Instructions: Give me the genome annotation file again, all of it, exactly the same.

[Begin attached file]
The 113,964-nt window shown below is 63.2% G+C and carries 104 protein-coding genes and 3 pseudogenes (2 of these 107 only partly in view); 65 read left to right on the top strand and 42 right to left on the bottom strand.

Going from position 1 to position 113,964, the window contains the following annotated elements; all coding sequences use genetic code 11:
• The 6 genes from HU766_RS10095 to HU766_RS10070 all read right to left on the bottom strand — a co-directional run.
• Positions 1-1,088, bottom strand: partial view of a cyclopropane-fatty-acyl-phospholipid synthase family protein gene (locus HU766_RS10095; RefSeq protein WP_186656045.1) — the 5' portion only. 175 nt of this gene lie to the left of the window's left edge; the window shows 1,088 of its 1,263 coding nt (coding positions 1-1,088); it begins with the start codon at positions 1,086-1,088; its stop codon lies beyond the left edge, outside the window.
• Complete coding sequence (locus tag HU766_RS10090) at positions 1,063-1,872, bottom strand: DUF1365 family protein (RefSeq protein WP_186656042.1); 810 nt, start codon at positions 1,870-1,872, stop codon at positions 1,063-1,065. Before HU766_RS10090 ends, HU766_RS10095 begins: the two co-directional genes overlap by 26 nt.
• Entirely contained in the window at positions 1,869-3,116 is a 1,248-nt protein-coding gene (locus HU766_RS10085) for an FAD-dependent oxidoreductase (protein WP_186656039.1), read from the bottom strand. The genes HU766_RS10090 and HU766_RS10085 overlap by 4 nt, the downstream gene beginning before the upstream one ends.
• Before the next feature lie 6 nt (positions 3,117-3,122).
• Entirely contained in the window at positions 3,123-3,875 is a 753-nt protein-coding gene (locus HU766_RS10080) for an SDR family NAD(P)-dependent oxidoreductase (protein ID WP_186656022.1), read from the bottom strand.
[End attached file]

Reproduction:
The 113,964-nt window shown below is 63.2% G+C and carries 104 protein-coding genes and 3 pseudogenes (2 of these 107 only partly in view); 65 read left to right on the top strand and 42 right to left on the bottom strand.

Going from position 1 to position 113,964, the window contains the following annotated elements; all coding sequences use genetic code 11:
• The 6 genes from HU766_RS10095 to HU766_RS10070 all read right to left on the bottom strand — a co-directional run.
• Positions 1-1,088, bottom strand: partial view of a cyclopropane-fatty-acyl-phospholipid synthase family protein gene (locus HU766_RS10095; RefSeq protein WP_186656045.1) — the 5' portion only. 175 nt of this gene lie to the left of the window's left edge; the window shows 1,088 of its 1,263 coding nt (coding positions 1-1,088); it begins with the start codon at positions 1,086-1,088; its stop codon lies beyond the left edge, outside the window.
• Complete coding sequence (locus tag HU766_RS10090) at positions 1,063-1,872, bottom strand: DUF1365 family protein (RefSeq protein WP_186656042.1); 810 nt, start codon at positions 1,870-1,872, stop codon at positions 1,063-1,065. Before HU766_RS10090 ends, HU766_RS10095 begins: the two co-directional genes overlap by 26 nt.
• Entirely contained in the window at positions 1,869-3,116 is a 1,248-nt protein-coding gene (locus HU766_RS10085) for an FAD-dependent oxidoreductase (protein WP_186656039.1), read from the bottom strand. The genes HU766_RS10090 and HU766_RS10085 overlap by 4 nt, the downstream gene beginning before the upstream one ends.
• Before the next feature lie 6 nt (positions 3,117-3,122).
• Entirely contained in the window at positions 3,123-3,875 is a 753-nt protein-coding gene (locus HU766_RS10080) for an SDR family NAD(P)-dependent oxidoreductase (protein ID WP_186656022.1), read from the bottom strand.